The Gods of Greek and Roman Mythology - Zeus (Jupiter)

Role in the Mythos: God of the Sky 


  • King of the Gods
  • Cloud-Gatherer
  • Rain Bearer

Notable Relations: 

  • Parents: Cronus and Rhea
  • Spouse: Hera
  • Divine Children: Artemis, Athena, Apollo, Ares, Hermes, Muses, Moirai
  • Famous Children: Hercules, Helen of Troy, Persephone, Perseus


  • Thunderbolt
  • Eagle
  • Bull
  • Oak trees (often rustling oak leaves)
  • Thunder


  • Grand, majestic
  • More powerful than all the gods combined
  • Not omniscient or omnipotent (does not control Fate)
  • Values honor and oaths
  • Promiscuous and unfaithful—often disguises himself to seduce beautiful mortal women

Myths to Know:

Origin Story

When Cronus, the original king of the gods, hears a prophecy that he will be overthrown by one of his children, he devours all the children he has sired—Demeter, Hestia, Hera, Hades, and Poseidon. When Rhea gives birth to Cronus’s sixth child, Zeus, she hides him away from Cronus. Zeus, Rhea, and Gaia (earth goddess) devise a plan, and when Zeus grows old enough, he rescues his siblings and overthrows Cronus. In some versions of the story, he forces Cronus to vomit out his siblings; in others, he cuts them out of Cronus’s belly. Zeus then liberates the giants and the cyclopes from the pit of Tartarus, and they reward him and his brothers with gifts: lighting for Zeus; a trident for Poseidon; and the helmet of darkness (invisibility) for Hades. 

War with the Titans

Gaia, Titan of the earth, is angry at Zeus’s imprisonment of the Titans in Tartarus. She inspires the giants to rise up against Zeus and Olympus, but Zeus fights back with the lightning bolts they have made for him. She sends Typhoeus, the fiercest giant in the land, to fight Zeus; he tears Zeus’s limbs from his body and leaves him helpless. The clever god Pan steals Zeus’s strength back from the giant, and when Zeus is restored, he defeats Typhoeus and ends the giants’ rebellion. 

The Many Loves of Zeus

Throughout the stories of Zeus, he seduces many women and has children with them. Scholars speculate that the stories of Zeus’s many affairs were a tricky ruse to convince the people conquered by the Greeks that their own gods were actually Zeus. When the Greeks invaded a new town that had its own deity, they could say that the extant deity was Zeus in disguise and that this deity’s wife was just a woman Zeus was trying to seduce. 

The following table is a summary of Zeus’s many “romances” and his wife’s angry responses to them: 

Person seduced

Zeus’s “Seduction” Technique

Hera’s Revenge

Happy ending?

Child born

Alcmene: wife of Amphitryon

Zeus appears to her disguised as her husband while he is away at war.

Hera tries to prevent her from giving birth. She sends Lucina (goddess of childbirth) to stop the birth, and Alcmene spends 7 days in labor.


Hera continues to plague her son but not Alcmene, who eventually dies of old age and is turned into stone.


Callisto: attendant to Artemis; sworn to chastity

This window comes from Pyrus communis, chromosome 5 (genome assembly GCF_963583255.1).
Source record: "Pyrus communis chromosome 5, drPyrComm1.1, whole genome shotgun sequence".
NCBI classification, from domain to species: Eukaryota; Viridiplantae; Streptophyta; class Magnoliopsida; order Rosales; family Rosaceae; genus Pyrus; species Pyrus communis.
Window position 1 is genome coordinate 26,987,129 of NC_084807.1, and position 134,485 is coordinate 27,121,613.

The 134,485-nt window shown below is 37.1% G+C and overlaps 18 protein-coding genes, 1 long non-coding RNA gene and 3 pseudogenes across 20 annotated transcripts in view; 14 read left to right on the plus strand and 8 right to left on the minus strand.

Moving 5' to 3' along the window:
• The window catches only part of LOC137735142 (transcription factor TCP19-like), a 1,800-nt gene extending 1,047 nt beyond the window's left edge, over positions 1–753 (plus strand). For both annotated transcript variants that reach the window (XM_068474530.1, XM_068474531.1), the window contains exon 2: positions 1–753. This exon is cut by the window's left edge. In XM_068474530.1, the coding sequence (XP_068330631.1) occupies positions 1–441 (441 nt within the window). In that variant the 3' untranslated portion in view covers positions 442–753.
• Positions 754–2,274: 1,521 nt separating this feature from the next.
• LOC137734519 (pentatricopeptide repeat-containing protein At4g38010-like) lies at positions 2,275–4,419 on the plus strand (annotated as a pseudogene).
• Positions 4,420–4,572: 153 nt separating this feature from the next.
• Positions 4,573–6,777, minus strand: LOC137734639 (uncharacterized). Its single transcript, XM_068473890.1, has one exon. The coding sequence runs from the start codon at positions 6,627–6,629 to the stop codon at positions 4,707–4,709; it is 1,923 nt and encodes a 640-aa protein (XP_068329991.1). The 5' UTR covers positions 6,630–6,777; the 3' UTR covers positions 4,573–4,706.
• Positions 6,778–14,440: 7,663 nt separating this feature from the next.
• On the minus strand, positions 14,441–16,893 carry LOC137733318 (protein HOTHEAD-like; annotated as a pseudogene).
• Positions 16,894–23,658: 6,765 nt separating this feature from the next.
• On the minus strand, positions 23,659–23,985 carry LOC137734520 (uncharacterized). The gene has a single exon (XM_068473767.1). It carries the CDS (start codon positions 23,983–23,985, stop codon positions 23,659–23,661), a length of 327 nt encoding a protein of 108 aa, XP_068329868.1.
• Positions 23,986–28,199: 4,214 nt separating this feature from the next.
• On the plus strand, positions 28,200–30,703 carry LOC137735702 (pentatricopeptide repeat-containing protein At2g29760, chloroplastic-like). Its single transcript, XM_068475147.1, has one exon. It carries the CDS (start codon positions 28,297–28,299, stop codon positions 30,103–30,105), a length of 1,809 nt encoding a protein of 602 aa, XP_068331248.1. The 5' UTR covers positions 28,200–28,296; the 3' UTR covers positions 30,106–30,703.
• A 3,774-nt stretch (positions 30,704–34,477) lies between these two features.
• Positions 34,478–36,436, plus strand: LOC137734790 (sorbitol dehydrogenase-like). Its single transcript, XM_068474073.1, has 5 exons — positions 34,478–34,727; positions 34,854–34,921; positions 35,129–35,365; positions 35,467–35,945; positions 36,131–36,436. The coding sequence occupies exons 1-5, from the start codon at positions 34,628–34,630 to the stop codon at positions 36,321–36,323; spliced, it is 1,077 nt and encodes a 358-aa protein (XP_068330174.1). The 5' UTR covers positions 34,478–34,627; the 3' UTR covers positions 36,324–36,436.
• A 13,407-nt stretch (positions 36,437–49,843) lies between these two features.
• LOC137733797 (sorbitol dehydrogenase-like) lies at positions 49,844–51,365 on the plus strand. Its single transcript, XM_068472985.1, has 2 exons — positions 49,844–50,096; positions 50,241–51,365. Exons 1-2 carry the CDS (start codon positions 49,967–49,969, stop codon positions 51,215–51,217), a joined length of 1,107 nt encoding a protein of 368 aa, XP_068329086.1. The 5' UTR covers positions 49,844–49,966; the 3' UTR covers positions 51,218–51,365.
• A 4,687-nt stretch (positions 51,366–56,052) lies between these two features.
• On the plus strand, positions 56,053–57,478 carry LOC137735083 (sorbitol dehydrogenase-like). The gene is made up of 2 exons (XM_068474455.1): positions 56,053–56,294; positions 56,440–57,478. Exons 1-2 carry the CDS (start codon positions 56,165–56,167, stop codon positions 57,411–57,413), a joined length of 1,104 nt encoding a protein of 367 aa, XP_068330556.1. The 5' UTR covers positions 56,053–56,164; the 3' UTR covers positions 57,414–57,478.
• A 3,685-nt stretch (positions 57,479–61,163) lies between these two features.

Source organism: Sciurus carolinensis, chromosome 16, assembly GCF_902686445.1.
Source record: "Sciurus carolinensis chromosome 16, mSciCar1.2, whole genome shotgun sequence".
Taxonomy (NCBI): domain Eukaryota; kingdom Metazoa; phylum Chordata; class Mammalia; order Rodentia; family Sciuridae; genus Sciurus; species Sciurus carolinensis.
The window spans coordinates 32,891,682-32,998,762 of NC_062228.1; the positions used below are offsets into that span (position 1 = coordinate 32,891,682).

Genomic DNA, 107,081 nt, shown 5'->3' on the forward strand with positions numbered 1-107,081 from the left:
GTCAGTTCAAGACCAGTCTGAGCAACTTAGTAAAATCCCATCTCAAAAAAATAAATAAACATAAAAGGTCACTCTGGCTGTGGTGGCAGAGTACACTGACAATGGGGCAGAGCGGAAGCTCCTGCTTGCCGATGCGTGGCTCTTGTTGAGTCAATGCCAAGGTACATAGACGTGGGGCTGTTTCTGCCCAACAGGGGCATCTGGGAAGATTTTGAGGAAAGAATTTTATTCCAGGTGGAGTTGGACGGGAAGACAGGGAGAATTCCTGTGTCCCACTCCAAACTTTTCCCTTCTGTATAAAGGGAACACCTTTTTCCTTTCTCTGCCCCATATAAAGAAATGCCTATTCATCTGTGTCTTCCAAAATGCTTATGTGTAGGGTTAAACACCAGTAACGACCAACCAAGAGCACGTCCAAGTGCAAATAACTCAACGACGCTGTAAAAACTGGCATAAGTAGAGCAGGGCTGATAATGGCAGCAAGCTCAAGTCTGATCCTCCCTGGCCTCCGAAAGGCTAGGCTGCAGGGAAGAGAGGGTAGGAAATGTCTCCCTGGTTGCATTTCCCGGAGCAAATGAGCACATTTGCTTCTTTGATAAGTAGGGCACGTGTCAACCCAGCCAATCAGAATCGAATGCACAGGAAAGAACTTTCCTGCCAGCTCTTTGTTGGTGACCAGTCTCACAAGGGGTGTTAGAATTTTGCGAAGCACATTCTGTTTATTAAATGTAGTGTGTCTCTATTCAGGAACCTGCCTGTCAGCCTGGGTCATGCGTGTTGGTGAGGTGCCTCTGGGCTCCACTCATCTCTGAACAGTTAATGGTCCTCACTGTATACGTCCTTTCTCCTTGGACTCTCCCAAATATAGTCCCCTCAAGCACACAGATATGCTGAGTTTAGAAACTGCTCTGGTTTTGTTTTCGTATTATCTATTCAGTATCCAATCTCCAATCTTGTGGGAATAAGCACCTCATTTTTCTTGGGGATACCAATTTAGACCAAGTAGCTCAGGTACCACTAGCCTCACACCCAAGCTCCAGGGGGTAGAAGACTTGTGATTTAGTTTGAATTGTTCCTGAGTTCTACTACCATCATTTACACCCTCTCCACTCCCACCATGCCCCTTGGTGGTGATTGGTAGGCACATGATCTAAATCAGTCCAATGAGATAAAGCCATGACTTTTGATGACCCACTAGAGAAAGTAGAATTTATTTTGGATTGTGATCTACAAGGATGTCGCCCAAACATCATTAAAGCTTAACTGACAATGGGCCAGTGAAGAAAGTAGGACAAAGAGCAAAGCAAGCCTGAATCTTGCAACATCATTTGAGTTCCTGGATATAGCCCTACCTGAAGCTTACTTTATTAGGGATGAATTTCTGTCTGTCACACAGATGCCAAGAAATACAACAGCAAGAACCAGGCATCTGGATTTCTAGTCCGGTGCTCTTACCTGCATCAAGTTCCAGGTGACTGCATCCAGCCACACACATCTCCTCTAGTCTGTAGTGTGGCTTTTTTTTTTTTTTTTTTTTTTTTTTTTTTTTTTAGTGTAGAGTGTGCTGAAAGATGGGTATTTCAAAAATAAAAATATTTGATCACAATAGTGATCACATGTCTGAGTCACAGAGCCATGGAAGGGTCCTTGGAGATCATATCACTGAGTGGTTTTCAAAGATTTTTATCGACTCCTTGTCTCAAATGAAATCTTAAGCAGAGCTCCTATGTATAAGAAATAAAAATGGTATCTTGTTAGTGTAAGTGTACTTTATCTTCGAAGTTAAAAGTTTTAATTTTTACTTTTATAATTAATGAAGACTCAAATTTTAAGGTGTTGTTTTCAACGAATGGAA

Zeus disguises himself as Artemis and convinces her to sleep with him, an act that gets her kicked out of Artemis’s following.

Hera turns her into a bear so that Artemis will hunt her.

Sort of.

Zeus turns Callisto into a constellation before Artemis can shoot her. She becomes Ursa Major.

Child never born

Danae: woman locked in a tower because a prophecy says her child will kill its grandfather

Zeus appears to her as a shower of gold and impregnates her.

Danae’s father got to the punishment first.

Well, she lives…

Her father puts Danae and her son in a chest and sends them down the river.

They’re rescued by kind people who have an licentious brother that won’t take no for an answer.


Europa: virgin Phoenician

princess, the daughter of King Agenor of Sidon

Zeus appears to her as a white bull and convinces her to jump on his back. He then kidnaps her.

Hera sat this one out.


Europa gets to rule over Crete, and Zeus gives her three priceless gifts.

King Minos

Ganymede: beautiful youth who tended sheep

Zeus disguises himself as an eagle and carries Ganymede to Olympus. He turns the boy into a cupbearer for the gods.

Hera loudly threatens the youth to show her anger over his existence.

Sort of.

Zeus turns him into a constellation (Aquarius) to protect him from Hera.

Io: priestess of Hera; accepts Zeus’s advances only after her father throws her out

Zeus covers the world in clouds to hide his tryst from Hera. When Hera finds out, he transforms Io into a white cow and gives her as a gift to Hera.

Hera asks Argos, the 100-eyed monster to guard Io. When Hermes helps her escape, Hera sends gadflies to sting her for all eternity.

Eventually, yes.

After wandering the earth incessantly for years, Io runs into Zeus in Egypt, and he makes her mortal again.


Lamia: Queen of Libya

Unclear; she just becomes Zeus’s favorite mistress.

Hera curses her so that she can never close her eyes and then kills (in some versions, kidnaps) all of Lamia’s children.


Tortured by the sight of her children dying, Lamia becomes insane. She begins stealing and devouring children, which turns her into a monster.


winged goddess of retribution

When Nemesis turns herself into a goose to avoid Zeus, he turns himself into a swan and rapes her.

Hera seems to have not noticed this one.


Nemesis gives birth to an egg that is given to Leda until it hatches, giving birth to the most beautiful woman the world has ever seen—a face that consequently causes the Trojan war and the fall of Troy.

Helen of Troy

Semele: a priestess of Zeus

Zeus sees her swimming naked in a river to wash away the blood of a cow she sacrificed. He begins visiting her secretly.

Hera disguises herself as an old hag and befriends Semele, who tells the hag her lover is Zeus. Hera convinces Semele to demand that Zeus show her his true form.


Semele bursts into flames and goes to Hades. (Mortals can’t look at gods.)